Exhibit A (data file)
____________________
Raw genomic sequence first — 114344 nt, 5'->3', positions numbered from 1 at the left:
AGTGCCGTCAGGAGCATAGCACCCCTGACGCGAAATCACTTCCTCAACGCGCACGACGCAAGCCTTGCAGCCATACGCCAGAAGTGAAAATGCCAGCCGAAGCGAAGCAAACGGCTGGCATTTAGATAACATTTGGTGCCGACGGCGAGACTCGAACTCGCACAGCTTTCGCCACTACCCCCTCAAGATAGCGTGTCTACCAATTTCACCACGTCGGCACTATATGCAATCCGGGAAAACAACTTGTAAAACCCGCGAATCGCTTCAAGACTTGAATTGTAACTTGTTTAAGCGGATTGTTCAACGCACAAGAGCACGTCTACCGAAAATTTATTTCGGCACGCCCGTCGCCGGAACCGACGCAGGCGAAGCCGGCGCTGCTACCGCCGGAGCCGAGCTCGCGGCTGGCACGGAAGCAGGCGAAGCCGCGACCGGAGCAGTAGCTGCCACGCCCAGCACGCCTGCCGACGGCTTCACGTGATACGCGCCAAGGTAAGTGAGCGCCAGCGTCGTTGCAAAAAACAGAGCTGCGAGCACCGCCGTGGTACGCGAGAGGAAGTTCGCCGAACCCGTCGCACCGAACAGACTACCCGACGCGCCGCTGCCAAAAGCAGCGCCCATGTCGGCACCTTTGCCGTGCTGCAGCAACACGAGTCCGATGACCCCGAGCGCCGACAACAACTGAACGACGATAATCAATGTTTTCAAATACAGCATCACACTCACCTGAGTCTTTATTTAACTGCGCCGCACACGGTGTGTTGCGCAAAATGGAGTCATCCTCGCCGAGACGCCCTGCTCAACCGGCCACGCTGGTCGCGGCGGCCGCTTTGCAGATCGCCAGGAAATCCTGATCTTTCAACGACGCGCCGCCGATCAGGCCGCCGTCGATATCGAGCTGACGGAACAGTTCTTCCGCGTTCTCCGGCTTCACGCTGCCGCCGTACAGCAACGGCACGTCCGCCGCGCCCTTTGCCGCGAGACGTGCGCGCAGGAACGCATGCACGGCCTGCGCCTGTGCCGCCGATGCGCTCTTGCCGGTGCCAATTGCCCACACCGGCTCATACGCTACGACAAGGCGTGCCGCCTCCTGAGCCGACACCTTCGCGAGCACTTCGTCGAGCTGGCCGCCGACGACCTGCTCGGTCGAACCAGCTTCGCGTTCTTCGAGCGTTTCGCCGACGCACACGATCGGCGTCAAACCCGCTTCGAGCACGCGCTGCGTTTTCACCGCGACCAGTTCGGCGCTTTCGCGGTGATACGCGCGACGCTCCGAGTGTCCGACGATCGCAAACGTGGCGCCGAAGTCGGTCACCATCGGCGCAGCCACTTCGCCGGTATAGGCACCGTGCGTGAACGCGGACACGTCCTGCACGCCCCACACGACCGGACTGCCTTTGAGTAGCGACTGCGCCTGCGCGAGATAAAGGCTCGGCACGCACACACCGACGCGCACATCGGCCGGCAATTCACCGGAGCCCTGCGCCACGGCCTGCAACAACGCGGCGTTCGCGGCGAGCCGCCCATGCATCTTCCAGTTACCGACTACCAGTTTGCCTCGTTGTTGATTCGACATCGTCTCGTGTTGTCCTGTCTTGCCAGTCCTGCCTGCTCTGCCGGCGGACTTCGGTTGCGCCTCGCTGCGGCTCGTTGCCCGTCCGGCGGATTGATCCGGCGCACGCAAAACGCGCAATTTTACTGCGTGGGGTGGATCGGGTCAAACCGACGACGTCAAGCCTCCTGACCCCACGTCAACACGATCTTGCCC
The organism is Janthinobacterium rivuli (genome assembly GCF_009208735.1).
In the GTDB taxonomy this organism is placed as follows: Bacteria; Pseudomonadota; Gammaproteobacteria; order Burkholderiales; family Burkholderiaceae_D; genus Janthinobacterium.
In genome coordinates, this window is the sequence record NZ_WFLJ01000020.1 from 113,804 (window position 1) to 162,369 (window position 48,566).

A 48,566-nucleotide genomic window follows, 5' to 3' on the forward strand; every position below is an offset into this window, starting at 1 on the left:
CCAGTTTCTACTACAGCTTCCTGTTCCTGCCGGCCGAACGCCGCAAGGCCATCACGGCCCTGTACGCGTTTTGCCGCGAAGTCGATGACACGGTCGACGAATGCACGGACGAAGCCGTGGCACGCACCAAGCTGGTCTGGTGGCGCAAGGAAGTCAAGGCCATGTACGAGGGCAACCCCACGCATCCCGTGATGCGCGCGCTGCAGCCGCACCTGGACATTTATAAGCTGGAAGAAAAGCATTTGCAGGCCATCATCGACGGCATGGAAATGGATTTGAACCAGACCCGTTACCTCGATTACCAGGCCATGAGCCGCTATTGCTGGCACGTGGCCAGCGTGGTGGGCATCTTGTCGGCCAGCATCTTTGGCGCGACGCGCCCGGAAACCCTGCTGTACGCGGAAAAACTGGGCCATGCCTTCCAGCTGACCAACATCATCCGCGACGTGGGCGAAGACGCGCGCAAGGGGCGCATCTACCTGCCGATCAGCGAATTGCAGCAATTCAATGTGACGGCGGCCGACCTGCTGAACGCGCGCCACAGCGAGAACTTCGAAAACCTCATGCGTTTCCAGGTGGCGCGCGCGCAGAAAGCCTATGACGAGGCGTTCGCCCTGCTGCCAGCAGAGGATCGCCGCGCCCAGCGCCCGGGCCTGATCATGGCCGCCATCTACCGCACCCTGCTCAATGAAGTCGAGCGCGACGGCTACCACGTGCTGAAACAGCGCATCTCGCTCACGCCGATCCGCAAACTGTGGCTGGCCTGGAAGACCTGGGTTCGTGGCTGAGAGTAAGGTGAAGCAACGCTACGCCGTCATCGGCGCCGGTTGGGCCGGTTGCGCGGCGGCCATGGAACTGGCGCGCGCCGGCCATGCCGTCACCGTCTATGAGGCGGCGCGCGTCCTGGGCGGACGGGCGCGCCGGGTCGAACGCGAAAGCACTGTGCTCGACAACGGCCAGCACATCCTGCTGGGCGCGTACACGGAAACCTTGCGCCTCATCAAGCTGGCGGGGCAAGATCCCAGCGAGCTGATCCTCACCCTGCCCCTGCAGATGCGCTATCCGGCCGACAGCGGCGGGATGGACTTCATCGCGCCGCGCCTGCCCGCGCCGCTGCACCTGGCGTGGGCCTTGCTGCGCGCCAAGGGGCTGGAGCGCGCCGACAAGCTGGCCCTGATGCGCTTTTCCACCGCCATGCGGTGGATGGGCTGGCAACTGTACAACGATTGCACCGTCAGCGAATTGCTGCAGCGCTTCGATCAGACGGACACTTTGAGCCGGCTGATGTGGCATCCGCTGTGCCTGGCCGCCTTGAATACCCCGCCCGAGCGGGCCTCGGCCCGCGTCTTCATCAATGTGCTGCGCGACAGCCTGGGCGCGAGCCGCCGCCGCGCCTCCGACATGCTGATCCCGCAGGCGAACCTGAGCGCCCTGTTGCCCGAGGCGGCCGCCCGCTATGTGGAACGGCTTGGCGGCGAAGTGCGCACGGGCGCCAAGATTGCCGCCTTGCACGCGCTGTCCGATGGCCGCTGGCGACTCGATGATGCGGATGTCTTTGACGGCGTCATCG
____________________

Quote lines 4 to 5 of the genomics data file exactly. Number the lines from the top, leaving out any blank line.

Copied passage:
In the GTDB taxonomy this organism is placed as follows: Bacteria; Pseudomonadota; Gammaproteobacteria; order Burkholderiales; family Burkholderiaceae_D; genus Janthinobacterium.
In genome coordinates, this window is the sequence record NZ_WFLJ01000020.1 from 113,804 (window position 1) to 162,369 (window position 48,566).